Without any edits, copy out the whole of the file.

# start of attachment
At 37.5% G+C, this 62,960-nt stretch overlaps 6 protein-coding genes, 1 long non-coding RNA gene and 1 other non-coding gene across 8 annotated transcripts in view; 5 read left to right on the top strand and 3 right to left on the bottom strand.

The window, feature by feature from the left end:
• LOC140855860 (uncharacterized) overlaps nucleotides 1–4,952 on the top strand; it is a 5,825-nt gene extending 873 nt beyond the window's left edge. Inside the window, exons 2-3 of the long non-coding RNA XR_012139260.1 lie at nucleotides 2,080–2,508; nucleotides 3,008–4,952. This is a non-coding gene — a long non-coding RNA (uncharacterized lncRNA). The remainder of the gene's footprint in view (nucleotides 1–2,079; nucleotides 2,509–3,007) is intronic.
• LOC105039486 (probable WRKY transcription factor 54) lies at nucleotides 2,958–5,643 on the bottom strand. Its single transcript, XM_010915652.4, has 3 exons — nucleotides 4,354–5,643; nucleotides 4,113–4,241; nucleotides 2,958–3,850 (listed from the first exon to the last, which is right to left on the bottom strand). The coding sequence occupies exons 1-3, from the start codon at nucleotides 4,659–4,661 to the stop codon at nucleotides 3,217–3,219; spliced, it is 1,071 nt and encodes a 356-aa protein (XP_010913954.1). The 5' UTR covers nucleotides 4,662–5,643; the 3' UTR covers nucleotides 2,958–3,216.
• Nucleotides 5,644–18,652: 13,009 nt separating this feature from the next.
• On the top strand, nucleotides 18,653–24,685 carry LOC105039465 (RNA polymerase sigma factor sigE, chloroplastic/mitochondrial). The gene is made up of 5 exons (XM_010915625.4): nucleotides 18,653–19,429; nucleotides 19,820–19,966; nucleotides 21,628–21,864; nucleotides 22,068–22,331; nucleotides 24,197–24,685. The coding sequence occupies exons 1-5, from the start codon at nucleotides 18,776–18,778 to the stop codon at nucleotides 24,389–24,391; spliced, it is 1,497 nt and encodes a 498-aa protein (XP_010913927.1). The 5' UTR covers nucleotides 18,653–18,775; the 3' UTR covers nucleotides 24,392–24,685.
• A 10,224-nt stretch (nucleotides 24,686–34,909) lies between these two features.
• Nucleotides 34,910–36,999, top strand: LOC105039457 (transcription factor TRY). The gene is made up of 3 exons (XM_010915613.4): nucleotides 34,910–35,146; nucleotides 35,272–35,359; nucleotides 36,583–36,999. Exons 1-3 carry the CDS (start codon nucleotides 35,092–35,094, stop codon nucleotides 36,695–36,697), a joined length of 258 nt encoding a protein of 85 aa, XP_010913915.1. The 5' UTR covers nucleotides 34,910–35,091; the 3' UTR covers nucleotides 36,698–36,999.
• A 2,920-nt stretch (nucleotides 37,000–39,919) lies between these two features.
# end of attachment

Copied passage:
At 37.5% G+C, this 62,960-nt stretch overlaps 6 protein-coding genes, 1 long non-coding RNA gene and 1 other non-coding gene across 8 annotated transcripts in view; 5 read left to right on the top strand and 3 right to left on the bottom strand.

The window, feature by feature from the left end:
• LOC140855860 (uncharacterized) overlaps nucleotides 1–4,952 on the top strand; it is a 5,825-nt gene extending 873 nt beyond the window's left edge. Inside the window, exons 2-3 of the long non-coding RNA XR_012139260.1 lie at nucleotides 2,080–2,508; nucleotides 3,008–4,952. This is a non-coding gene — a long non-coding RNA (uncharacterized lncRNA). The remainder of the gene's footprint in view (nucleotides 1–2,079; nucleotides 2,509–3,007) is intronic.
• LOC105039486 (probable WRKY transcription factor 54) lies at nucleotides 2,958–5,643 on the bottom strand. Its single transcript, XM_010915652.4, has 3 exons — nucleotides 4,354–5,643; nucleotides 4,113–4,241; nucleotides 2,958–3,850 (listed from the first exon to the last, which is right to left on the bottom strand). The coding sequence occupies exons 1-3, from the start codon at nucleotides 4,659–4,661 to the stop codon at nucleotides 3,217–3,219; spliced, it is 1,071 nt and encodes a 356-aa protein (XP_010913954.1). The 5' UTR covers nucleotides 4,662–5,643; the 3' UTR covers nucleotides 2,958–3,216.
• Nucleotides 5,644–18,652: 13,009 nt separating this feature from the next.
• On the top strand, nucleotides 18,653–24,685 carry LOC105039465 (RNA polymerase sigma factor sigE, chloroplastic/mitochondrial). The gene is made up of 5 exons (XM_010915625.4): nucleotides 18,653–19,429; nucleotides 19,820–19,966; nucleotides 21,628–21,864; nucleotides 22,068–22,331; nucleotides 24,197–24,685. The coding sequence occupies exons 1-5, from the start codon at nucleotides 18,776–18,778 to the stop codon at nucleotides 24,389–24,391; spliced, it is 1,497 nt and encodes a 498-aa protein (XP_010913927.1). The 5' UTR covers nucleotides 18,653–18,775; the 3' UTR covers nucleotides 24,392–24,685.
• A 10,224-nt stretch (nucleotides 24,686–34,909) lies between these two features.
• Nucleotides 34,910–36,999, top strand: LOC105039457 (transcription factor TRY). The gene is made up of 3 exons (XM_010915613.4): nucleotides 34,910–35,146; nucleotides 35,272–35,359; nucleotides 36,583–36,999. Exons 1-3 carry the CDS (start codon nucleotides 35,092–35,094, stop codon nucleotides 36,695–36,697), a joined length of 258 nt encoding a protein of 85 aa, XP_010913915.1. The 5' UTR covers nucleotides 34,910–35,091; the 3' UTR covers nucleotides 36,698–36,999.
• A 2,920-nt stretch (nucleotides 37,000–39,919) lies between these two features.